Bt176 sheep feeding study -- another case of scientific fraud?
Press Notice from GM Free Cymru, 10th March 2008
An Italian feeding trial, in which some sheep were fed the controversial maize line Bt176 over a period of 3 years, appears to have been specifically designed and conducted in order to confirm the 'no health risk' hypothesis (1).
In 2002-2005 scientists at the University of Perugia, with funding from the Italian Ministry of Health, conducted a 'longitudinal' study involving 106 breeding ewes, of which one group was fed on a diet containing Bt176 maize. The full article has crucial information missing, and appears to be systematically biased. The following points emerged in a reading of the text:
1. The preamble states: 'There is a lack of long-term studies, performed on a high number of animals over several generations, aimed at evaluating the effects of genetically modified (GM) feeds on livestock species.' It is implied that this paper will address this issue, but it does nothing of the sort. Only one generation of ewes was fed on the GM maize, and their lambs were fed no GM at all. The actual size of the test group is not given anywhere in the paper.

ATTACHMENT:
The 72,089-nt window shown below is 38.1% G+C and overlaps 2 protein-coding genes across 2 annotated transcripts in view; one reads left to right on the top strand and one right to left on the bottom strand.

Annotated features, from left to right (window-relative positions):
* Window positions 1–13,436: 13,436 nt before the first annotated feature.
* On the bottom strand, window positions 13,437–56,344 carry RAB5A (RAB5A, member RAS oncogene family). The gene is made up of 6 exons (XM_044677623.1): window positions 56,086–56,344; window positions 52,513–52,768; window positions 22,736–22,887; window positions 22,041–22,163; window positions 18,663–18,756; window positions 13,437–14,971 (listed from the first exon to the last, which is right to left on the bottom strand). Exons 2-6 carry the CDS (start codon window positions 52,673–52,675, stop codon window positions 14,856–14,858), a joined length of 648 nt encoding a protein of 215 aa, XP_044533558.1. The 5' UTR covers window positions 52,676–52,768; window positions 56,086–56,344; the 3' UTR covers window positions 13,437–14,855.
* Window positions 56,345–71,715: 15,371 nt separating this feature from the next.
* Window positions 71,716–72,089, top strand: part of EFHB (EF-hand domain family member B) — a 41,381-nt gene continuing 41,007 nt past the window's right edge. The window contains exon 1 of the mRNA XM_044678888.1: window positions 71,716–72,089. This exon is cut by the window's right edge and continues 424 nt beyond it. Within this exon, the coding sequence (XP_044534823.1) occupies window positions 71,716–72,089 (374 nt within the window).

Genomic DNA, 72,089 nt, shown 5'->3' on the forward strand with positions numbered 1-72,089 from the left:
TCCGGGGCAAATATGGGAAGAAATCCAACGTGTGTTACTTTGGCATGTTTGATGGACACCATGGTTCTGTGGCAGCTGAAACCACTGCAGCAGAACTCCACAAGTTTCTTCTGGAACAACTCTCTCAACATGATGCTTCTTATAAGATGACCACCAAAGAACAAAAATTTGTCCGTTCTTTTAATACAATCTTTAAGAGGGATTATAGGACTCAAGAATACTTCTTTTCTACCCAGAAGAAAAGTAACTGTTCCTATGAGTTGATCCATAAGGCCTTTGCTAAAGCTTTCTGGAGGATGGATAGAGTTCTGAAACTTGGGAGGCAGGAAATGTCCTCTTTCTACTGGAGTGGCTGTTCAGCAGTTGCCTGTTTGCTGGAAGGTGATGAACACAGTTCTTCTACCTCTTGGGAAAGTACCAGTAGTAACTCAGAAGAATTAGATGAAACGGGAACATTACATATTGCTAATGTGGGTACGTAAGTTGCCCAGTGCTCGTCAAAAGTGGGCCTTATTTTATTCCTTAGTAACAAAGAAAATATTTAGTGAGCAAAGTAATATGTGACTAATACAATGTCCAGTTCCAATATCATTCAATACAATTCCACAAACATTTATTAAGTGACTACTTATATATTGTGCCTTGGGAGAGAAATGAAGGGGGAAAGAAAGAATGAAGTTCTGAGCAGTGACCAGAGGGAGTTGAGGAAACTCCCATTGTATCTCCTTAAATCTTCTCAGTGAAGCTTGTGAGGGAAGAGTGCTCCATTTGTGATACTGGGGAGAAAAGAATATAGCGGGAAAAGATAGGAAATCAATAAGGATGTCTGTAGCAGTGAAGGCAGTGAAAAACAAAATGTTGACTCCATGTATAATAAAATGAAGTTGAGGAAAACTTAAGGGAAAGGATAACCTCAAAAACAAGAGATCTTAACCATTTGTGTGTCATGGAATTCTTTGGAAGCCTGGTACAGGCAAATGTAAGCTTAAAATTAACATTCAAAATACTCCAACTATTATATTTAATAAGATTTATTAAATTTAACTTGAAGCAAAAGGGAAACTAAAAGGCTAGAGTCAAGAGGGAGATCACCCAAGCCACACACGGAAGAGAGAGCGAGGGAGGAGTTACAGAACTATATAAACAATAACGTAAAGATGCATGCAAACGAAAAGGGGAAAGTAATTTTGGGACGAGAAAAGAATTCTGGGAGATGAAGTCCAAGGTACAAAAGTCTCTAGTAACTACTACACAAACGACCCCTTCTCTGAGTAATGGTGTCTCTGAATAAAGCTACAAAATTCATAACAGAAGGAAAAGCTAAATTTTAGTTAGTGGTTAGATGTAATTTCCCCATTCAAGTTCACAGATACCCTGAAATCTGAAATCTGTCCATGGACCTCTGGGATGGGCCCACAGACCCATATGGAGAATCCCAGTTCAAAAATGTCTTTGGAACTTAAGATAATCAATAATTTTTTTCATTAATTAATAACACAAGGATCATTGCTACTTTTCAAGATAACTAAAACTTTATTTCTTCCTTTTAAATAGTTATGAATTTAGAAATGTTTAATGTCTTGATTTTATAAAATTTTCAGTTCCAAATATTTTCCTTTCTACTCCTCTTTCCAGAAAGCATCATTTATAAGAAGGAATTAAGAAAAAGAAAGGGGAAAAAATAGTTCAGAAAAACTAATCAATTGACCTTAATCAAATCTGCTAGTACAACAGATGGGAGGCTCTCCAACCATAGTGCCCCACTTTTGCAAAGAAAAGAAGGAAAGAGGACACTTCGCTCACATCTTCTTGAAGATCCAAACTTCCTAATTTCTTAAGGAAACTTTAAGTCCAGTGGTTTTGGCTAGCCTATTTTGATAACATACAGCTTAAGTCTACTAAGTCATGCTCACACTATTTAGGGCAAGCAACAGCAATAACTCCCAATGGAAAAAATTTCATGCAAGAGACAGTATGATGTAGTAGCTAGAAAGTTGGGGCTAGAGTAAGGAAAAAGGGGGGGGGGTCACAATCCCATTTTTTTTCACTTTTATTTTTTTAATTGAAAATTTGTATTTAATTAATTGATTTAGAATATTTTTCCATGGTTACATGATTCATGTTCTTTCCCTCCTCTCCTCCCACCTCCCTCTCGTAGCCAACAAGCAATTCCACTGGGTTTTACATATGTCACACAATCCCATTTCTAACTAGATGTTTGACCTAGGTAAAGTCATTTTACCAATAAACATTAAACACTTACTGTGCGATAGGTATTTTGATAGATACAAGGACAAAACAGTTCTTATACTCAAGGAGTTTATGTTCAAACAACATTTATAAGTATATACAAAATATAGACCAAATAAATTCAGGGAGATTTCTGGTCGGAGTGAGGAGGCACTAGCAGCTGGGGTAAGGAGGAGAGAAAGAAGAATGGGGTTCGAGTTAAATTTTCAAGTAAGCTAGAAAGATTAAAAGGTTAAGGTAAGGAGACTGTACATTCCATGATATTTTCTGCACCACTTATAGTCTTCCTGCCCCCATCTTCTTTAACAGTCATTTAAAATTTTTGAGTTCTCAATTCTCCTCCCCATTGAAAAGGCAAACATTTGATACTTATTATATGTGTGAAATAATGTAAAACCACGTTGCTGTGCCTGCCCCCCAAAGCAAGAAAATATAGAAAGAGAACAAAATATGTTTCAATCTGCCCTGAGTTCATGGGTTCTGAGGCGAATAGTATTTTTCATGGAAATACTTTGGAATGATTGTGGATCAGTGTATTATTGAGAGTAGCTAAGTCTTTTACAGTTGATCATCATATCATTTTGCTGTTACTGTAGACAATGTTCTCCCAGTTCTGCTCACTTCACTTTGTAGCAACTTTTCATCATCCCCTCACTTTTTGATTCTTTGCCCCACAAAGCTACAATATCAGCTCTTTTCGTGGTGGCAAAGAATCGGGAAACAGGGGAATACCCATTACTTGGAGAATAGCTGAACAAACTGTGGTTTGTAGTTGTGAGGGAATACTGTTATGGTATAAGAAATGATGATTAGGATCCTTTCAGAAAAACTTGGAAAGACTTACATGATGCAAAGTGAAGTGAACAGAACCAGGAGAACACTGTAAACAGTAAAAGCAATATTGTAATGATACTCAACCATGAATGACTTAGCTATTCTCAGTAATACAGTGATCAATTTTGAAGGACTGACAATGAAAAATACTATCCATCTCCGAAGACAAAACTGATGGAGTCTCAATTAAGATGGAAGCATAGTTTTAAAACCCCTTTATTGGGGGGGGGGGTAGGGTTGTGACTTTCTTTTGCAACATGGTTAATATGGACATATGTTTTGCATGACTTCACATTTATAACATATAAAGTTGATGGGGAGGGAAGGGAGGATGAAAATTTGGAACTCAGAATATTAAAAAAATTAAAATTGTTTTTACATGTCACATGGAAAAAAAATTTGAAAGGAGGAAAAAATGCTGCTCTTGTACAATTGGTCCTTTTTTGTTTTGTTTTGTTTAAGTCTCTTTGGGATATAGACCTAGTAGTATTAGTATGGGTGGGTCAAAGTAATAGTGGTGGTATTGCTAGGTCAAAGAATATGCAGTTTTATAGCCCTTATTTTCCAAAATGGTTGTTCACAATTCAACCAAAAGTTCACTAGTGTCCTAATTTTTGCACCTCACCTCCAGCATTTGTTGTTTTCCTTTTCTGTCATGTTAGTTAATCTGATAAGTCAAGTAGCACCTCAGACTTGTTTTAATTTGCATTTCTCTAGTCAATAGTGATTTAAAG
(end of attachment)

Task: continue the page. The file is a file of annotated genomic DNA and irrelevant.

2. The quantity of GM feed fed to the test group of ewes was very small, at 5.6% of their diet, except during lactation, when the proportion increased to 19.4%. Overall, the test group was fed 17 times more hay than GM maize.
3. The researchers found important differences in 4 out of 30 investigated blood parameters (ie. 13.33 percent of parameters). Some items were very close to statistical significance (e.g. ALT, P=0.053; Platelet, P=0.060; WBC, P=0.056) and yet these results were effectively disregarded or dismissed.
4. The histological differences picked up between the control group of ewes and the test (GM) group are said to be 'preliminary' -- we suspect because the scientists on this part of the project were not allowed to perform a detailed or extended study on the histological samples.
5. The PCR cited for Bt176 is not reliable, as it does not give the GM maize used, only the genes in plasmids. This is a common method used by the GM industry in the falsification of results (2).
6. It is also useful to recall the following: Bt 176 was one of the GM inserts analysed by both French and Belgian scientists. The company Syngenta claimed the transgene is crylAb. Comparison with the public database revealed that the transgene has only 65% homology with the native crylAb, but 94% homology with a synthetic crylAc (3).
7. Following brief references to 'cell nuclear modifications' and 'functional modifications' the authors of the paper fail to consider the implications or causes in any detail. In their abstract they say: 'No modifications of histological features of tissues were found; however, cytochemical analyses of ruminal epithelium by Ki67 staining provided evidence of proliferative activation of basal cells in all GM maize-fed ewes. Preliminary electron microscopy analyses of the liver and pancreas revealed smaller cell nuclei containing increased amounts of heterochromatin and perichromatin granules in GM maize-fed lambs.'